Connecticut’s new Education Commissioner, Stefan Pryor, is an unapologetic fan of charter schools.  As reported in the CTMirror, Pryor recently toured the Amistad Academy, the New Haven-based charter school that he helped create when he worked in New Haven.

His message:  The Amistad Academy is an extraordinary success.  He added that Connecticut’s present school funding system serves as a “barrier” to opening more charter schools and that he is promising to change that.

Pryor and other charter school advocates claim that the Amistad Academy and other charter schools provide a measurably better education than do public schools and are engaged in an all out lobbying and public relations campaign to change the way Connecticut funds its schools, shifting scarce resources from our public schools to the charter schools.

Putting aside, for the moment, the evidence that some charter schools get better results because they are “creaming off the highest performing students” and therefore naturally have slightly higher test schools, there is a much more profound and important question.

Universally recognized as one of the most important Supreme Court rulings in the history of the United States, the 1954 case of Brown v. Board of Education of Topeka declared that segregated schools are fundamentally and inherently unconstitutional.

The case overturned the 1896 case of Plessy v. Ferguson in which the U.S. Supreme Court, in all its racist glory, claimed that state laws establishing separate public schools for black and white students were acceptable.

The Brown v. Board of Education case helped create the civil rights movement of the 1960s by determining that in this country “separate educational facilities are inherently unequal” and a violation of the Equal Protection Clause of the Fourteenth Amendment of the United States Constitution.  The time had finally come.  Separate and unequal schools were illegal and even separate but equal schools were illegal.

In the last 55 years this case has had a profound impact on educational policy and American society.

The Connecticut Supreme Court went even further.  When one of the attorneys in the famous Sheff desegregation case said, “the state has an obligation to provide great, racially diverse schools,” Connecticut’s Supreme Court agreed and ordered the legislature to take definitive action to reduce racial isolation in the state’s urban public schools.

Many of those who have clamored for charter schools, including Connecticut’s new Education Commissioner, have claimed that charter schools would be an important mechanism for reducing racial isolation.

Just last year the president of Achievement First, one of the largest nonprofit corporations in the charter school business, with over 20 charter schools in New York, Connecticut and Rhode Island, told Connecticut legislators that they were ready to open a new charter high school in Hartford that would provide a racially integrated education.  This comes from the organization whose Connecticut charter schools are among the most racially isolated in the state.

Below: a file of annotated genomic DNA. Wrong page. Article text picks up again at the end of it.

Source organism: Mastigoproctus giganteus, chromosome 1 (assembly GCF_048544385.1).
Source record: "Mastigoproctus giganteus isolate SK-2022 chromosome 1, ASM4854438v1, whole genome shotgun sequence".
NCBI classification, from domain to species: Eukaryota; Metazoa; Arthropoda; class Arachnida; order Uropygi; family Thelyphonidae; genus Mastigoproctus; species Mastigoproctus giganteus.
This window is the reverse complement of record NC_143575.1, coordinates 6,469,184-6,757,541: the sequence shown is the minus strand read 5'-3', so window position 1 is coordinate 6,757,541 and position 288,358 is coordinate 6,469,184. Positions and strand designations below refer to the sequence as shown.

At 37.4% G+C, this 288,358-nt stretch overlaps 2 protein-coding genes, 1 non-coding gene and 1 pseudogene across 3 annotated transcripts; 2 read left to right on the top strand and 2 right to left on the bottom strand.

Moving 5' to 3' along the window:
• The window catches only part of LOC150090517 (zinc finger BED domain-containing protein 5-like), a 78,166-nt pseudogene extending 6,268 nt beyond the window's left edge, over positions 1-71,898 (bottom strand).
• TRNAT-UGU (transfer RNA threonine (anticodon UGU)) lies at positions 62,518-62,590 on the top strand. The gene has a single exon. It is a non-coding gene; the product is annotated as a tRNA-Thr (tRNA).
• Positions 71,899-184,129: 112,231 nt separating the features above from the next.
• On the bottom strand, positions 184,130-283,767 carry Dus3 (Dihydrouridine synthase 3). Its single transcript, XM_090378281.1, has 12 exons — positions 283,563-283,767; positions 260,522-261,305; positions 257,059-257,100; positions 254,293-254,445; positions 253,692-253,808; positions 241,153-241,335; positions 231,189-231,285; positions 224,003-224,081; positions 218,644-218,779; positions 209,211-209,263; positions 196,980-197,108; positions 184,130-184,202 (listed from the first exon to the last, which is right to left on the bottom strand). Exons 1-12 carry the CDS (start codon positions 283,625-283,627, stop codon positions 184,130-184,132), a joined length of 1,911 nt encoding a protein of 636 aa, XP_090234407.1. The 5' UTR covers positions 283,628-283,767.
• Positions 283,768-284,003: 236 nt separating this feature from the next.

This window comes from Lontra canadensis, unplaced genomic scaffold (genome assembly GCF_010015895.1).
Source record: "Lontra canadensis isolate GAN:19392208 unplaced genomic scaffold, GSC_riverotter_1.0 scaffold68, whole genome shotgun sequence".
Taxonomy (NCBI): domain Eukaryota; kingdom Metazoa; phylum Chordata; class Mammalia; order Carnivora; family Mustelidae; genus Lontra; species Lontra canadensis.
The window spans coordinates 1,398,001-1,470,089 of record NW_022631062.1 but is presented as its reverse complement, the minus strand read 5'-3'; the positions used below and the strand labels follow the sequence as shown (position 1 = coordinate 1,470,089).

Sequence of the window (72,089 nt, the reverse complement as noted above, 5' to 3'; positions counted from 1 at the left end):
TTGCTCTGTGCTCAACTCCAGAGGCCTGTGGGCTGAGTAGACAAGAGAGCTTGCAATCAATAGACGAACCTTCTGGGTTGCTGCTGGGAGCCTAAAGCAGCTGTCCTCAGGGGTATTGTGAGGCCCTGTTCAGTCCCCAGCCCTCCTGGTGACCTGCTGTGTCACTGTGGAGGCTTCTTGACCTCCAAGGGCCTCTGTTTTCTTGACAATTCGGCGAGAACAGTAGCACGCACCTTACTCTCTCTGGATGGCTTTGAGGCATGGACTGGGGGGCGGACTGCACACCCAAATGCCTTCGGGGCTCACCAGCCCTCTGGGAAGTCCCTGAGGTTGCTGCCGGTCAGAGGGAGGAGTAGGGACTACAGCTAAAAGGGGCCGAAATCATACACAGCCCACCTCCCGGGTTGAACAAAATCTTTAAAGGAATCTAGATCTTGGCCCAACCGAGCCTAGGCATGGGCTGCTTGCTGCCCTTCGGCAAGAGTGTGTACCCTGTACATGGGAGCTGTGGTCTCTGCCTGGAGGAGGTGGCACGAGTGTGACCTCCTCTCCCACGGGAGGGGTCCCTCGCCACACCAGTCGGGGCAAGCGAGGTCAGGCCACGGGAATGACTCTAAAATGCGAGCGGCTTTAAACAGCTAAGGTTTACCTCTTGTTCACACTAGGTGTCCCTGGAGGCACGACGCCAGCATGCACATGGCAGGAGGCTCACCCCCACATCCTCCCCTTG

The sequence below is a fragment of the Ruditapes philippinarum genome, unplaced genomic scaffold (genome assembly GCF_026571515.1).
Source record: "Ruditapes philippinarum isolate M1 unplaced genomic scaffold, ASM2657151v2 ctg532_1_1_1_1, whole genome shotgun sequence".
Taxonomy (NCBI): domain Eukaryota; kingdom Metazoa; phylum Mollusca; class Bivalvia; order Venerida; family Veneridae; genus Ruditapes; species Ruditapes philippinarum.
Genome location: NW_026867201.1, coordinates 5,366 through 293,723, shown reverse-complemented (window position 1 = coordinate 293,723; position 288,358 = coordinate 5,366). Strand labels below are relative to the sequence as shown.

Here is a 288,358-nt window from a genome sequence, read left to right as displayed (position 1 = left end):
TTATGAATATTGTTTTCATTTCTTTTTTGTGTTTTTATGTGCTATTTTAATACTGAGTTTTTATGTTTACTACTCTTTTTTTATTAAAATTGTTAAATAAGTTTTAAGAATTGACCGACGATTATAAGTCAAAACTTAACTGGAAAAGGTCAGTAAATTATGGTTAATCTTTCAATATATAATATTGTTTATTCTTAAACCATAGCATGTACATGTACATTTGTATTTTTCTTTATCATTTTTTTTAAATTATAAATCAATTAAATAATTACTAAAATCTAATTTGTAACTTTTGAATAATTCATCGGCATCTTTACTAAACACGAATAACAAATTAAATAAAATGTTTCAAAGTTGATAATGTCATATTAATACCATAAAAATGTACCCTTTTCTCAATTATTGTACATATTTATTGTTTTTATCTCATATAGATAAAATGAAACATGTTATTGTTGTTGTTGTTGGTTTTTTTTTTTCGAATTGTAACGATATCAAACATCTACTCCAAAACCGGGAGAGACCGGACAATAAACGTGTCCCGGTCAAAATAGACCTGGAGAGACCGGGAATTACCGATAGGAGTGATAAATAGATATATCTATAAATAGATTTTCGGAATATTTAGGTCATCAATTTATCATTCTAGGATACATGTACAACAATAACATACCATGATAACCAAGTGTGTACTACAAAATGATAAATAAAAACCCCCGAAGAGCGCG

The Connecticut State Department of Education collects data from all public, charter and magnet schools and annually publishes Strategic School Profiles.  Those reports shed light on how, virtually across the board, Connecticut’s charter schools are failing to reduce racial isolation.

In Bridgeport, where the public school body is 91.4% minority, Achievement First’s Bridgeport Academy is 98.7% minority.

Bridgeport’s other two major charter schools are also more racially isolated than the city’s schools. The Bridge Academy’s student body is 99.2% minority and Park City Prep is 98.8%.

Connecticut’s capitol city of Hartford has a school system that is 92.6% minority and, once again, the charter schools in the city are even more racially isolated.  Achievement First’s Harford Academy and the Jumoke Academy’s student body are both 99.5% minority.

And finally, in New Haven, where the commissioner portrayed the Amistad Academy as an extraordinary success, the public schools have 86.9% minority populations while Achievement First’s Amistad Academy is far more racially isolated with 98.1% of students being minority. Achievement First’s other New Haven charter school, Elm City College Prep, comes in even with 98.9% minority.

The Connecticut State Department of Education’s School Profile Reports reveal that virtually all of Connecticut’s charter schools are providing an educational environment that is more racially isolated than the public schools systems that they were designed to help.

Interestingly, the statistic is true for most but not all charter schools.  For example the Common Ground School in New Haven, is successfully providing a more racially diverse learning environment with 81.9% minority compared to the City’s 86.9% number.

As charter schools and their advocates push even harder for more taxpayer funds so they can open more charter schools, State Education Commissioner Pryor will play a vital role as the State Department of Education acts on seven new charter school applications that would create spaces for another 1,600 students.

Meanwhile simply pointing to standardized test scores and claiming they prove charter schools are better is not only simplistic but also a completely false exercise.  Like New Haven’s public schools, the Achievement First charter schools in New Haven failed to meet the state’s required improvement goals.

Furthermore and far more importantly, when it comes to the vital and constitutionally mandated issue of reducing racial isolation, Connecticut’s charter schools are taking the state in exactly the wrong direction.



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